I have been on vacation in England and Europe visiting lifelong friends and family. Yes, I had a wonderful time because it is such a treat to see everyone and to spend time in London and the Channel Islands.
My cousin, who had written ahead and made the arrangements, and I visited Windsor specifically to see the Beryl Dean Embroideries. We were expected and were taken through the rope barriers to the case where the embroideries are now stored. The case was then unlocked by a staff member so that we could see all five of the banners. Everyone was most helpful and it made a huge difference that they were expecting us.
I had forgotten how large the panels are, probably around 10 feet high by 5 feet wide. The size makes them difficult to photograph but the guide book features this one: The Adoration of the Magi. A scan and a screen shot of the page in the book is the best reproduction that I am able to provide for you. This photo does not do the panel justice at all.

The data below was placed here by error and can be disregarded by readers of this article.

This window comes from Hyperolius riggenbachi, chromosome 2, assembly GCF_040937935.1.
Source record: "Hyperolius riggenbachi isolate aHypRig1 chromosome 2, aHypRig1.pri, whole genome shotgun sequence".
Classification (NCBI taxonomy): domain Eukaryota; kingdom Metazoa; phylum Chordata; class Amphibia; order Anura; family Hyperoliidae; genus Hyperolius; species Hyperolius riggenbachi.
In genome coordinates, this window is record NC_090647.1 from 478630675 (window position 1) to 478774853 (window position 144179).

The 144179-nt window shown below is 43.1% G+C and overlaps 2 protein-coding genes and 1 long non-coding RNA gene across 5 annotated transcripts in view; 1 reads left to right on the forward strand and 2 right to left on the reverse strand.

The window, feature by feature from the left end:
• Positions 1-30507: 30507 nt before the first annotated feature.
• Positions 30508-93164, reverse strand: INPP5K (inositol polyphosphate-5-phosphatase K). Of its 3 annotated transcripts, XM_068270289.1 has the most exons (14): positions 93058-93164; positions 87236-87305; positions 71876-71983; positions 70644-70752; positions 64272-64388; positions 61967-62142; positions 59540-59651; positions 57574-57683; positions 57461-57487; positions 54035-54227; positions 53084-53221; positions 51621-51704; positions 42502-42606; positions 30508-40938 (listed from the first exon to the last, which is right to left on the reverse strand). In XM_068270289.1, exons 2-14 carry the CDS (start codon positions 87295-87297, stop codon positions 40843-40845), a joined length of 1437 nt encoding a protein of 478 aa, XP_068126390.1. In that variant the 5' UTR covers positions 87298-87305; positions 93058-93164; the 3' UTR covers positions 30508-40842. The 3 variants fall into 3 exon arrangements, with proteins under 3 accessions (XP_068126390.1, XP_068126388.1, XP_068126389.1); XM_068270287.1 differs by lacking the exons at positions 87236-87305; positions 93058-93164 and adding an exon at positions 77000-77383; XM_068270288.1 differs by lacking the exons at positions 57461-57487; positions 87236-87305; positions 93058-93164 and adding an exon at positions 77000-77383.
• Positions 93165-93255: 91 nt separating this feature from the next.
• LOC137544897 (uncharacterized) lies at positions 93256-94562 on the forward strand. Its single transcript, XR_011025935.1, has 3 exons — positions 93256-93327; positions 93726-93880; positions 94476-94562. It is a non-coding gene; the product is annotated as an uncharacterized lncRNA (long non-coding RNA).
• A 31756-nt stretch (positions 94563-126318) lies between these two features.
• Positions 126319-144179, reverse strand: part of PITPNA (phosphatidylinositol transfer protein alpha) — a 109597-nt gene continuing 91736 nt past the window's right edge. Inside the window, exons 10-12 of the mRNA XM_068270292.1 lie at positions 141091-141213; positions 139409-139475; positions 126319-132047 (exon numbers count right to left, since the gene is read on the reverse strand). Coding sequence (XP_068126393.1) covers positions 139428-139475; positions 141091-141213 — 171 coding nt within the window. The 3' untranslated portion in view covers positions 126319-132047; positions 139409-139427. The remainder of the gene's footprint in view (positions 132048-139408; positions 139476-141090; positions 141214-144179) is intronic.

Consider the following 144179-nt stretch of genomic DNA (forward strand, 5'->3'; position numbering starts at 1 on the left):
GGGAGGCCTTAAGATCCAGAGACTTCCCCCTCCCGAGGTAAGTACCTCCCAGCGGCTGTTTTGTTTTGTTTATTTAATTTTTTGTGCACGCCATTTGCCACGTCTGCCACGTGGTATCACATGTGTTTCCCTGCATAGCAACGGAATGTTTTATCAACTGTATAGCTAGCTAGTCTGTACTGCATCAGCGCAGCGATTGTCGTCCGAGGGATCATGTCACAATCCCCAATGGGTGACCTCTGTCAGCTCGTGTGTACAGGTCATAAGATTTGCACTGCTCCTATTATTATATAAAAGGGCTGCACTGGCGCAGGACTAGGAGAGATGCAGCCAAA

The background fabric was specially woven and is cream coloured with a silver thread included in the weft. When one has the opportunity to look closely the detail is fascinating and the workmanship incredible. But I would expect no less from such a talented designer and broideress. The closer one looked, the more one saw. All the faces were different in structure and expression and each one had eyes that saw you and returned your gaze. All the different techniques used were astounding.
Interestingly, though there is a lot of detail in the background, it remains in the background leaving the figures to be prominent and draw your attention. I have added an enlargement to give you a little more idea of the intricacy in every square inch of these embroideries. I wish that I could have provided better photos for you but this is the best that I can manage.
Needless to say, if you should happen to be in Windsor, go to St Georges’s Chapel within the grounds of Windsor Castle. Write beforehand and tell them your schedule and ask to see the Beryl Dean Embroideries. At the moment, the lighting available near their locked case is poor but I have asked the Chapel to consider installing lighting that can be switched on only when visitors such as us make a request to see the panels. The case and the lack of any direct light will preserve these remarkable pieces for posterity and I hope that they will be enjoyed by many future generations.
Archives and Chapter Library,
The Vicar’s Hall Undercroft
They prefer to receive such requests by mail.
Beryl Dean was such a remarkable and talented lady that I am surprised that no one has yet written her biography. This would be an excellent subject for a University Thesis.